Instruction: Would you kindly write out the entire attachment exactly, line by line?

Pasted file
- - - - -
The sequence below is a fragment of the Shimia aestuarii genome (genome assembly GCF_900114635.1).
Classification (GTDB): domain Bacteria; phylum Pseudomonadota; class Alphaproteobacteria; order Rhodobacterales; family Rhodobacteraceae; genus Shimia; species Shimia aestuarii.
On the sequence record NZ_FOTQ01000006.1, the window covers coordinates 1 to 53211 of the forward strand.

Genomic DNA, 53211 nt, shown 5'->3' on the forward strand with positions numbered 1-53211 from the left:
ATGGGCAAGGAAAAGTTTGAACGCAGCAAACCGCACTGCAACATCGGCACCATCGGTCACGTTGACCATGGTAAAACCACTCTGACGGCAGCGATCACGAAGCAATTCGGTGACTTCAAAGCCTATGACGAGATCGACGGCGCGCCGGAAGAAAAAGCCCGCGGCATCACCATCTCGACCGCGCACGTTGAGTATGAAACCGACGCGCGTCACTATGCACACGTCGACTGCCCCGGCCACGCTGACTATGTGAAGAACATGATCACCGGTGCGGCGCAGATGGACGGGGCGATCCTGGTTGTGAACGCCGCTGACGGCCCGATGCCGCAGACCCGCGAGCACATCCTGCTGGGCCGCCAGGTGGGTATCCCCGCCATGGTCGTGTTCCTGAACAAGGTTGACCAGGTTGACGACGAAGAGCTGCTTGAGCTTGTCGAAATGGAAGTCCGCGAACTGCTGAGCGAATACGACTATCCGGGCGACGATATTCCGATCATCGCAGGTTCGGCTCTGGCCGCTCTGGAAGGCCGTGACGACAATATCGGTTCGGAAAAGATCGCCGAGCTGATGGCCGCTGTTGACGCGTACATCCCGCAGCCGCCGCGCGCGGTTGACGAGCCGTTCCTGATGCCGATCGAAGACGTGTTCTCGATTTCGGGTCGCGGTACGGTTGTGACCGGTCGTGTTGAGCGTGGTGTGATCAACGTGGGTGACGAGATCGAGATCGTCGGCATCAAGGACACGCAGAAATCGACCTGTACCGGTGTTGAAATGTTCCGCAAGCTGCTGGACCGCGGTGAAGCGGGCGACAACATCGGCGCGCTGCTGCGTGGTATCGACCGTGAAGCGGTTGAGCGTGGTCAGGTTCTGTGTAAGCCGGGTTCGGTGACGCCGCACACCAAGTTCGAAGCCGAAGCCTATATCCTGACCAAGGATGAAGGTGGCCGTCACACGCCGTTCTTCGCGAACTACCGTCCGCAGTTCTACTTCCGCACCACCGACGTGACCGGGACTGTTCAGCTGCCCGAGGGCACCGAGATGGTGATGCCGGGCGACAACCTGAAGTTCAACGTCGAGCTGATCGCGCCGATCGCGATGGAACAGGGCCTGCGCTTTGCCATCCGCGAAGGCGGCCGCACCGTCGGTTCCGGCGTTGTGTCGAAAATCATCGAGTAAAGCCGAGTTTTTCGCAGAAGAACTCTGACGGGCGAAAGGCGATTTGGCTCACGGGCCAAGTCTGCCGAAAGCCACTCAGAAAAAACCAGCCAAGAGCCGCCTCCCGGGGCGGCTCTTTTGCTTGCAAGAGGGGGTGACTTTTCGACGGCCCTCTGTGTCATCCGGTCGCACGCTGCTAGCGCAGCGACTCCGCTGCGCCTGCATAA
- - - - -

The sequence below is a fragment of the Shimia aestuarii genome (genome assembly GCF_900114635.1).
Classification (GTDB): domain Bacteria; phylum Pseudomonadota; class Alphaproteobacteria; order Rhodobacterales; family Rhodobacteraceae; genus Shimia; species Shimia aestuarii.
On the sequence record NZ_FOTQ01000006.1, the window covers coordinates 1 to 53211 of the forward strand.

Genomic DNA, 53211 nt, shown 5'->3' on the forward strand with positions numbered 1-53211 from the left:
ATGGGCAAGGAAAAGTTTGAACGCAGCAAACCGCACTGCAACATCGGCACCATCGGTCACGTTGACCATGGTAAAACCACTCTGACGGCAGCGATCACGAAGCAATTCGGTGACTTCAAAGCCTATGACGAGATCGACGGCGCGCCGGAAGAAAAAGCCCGCGGCATCACCATCTCGACCGCGCACGTTGAGTATGAAACCGACGCGCGTCACTATGCACACGTCGACTGCCCCGGCCACGCTGACTATGTGAAGAACATGATCACCGGTGCGGCGCAGATGGACGGGGCGATCCTGGTTGTGAACGCCGCTGACGGCCCGATGCCGCAGACCCGCGAGCACATCCTGCTGGGCCGCCAGGTGGGTATCCCCGCCATGGTCGTGTTCCTGAACAAGGTTGACCAGGTTGACGACGAAGAGCTGCTTGAGCTTGTCGAAATGGAAGTCCGCGAACTGCTGAGCGAATACGACTATCCGGGCGACGATATTCCGATCATCGCAGGTTCGGCTCTGGCCGCTCTGGAAGGCCGTGACGACAATATCGGTTCGGAAAAGATCGCCGAGCTGATGGCCGCTGTTGACGCGTACATCCCGCAGCCGCCGCGCGCGGTTGACGAGCCGTTCCTGATGCCGATCGAAGACGTGTTCTCGATTTCGGGTCGCGGTACGGTTGTGACCGGTCGTGTTGAGCGTGGTGTGATCAACGTGGGTGACGAGATCGAGATCGTCGGCATCAAGGACACGCAGAAATCGACCTGTACCGGTGTTGAAATGTTCCGCAAGCTGCTGGACCGCGGTGAAGCGGGCGACAACATCGGCGCGCTGCTGCGTGGTATCGACCGTGAAGCGGTTGAGCGTGGTCAGGTTCTGTGTAAGCCGGGTTCGGTGACGCCGCACACCAAGTTCGAAGCCGAAGCCTATATCCTGACCAAGGATGAAGGTGGCCGTCACACGCCGTTCTTCGCGAACTACCGTCCGCAGTTCTACTTCCGCACCACCGACGTGACCGGGACTGTTCAGCTGCCCGAGGGCACCGAGATGGTGATGCCGGGCGACAACCTGAAGTTCAACGTCGAGCTGATCGCGCCGATCGCGATGGAACAGGGCCTGCGCTTTGCCATCCGCGAAGGCGGCCGCACCGTCGGTTCCGGCGTTGTGTCGAAAATCATCGAGTAAAGCCGAGTTTTTCGCAGAAGAACTCTGACGGGCGAAAGGCGATTTGGCTCACGGGCCAAGTCTGCCGAAAGCCACTCAGAAAAAACCAGCCAAGAGCCGCCTCCCGGGGCGGCTCTTTTGCTTGCAAGAGGGGGTGACTTTTCGACGGCCCTCTGTGTCATCCGGTCGCACGCTGCTAGCGCAGCGACTCCGCTGCGCCTGCATAA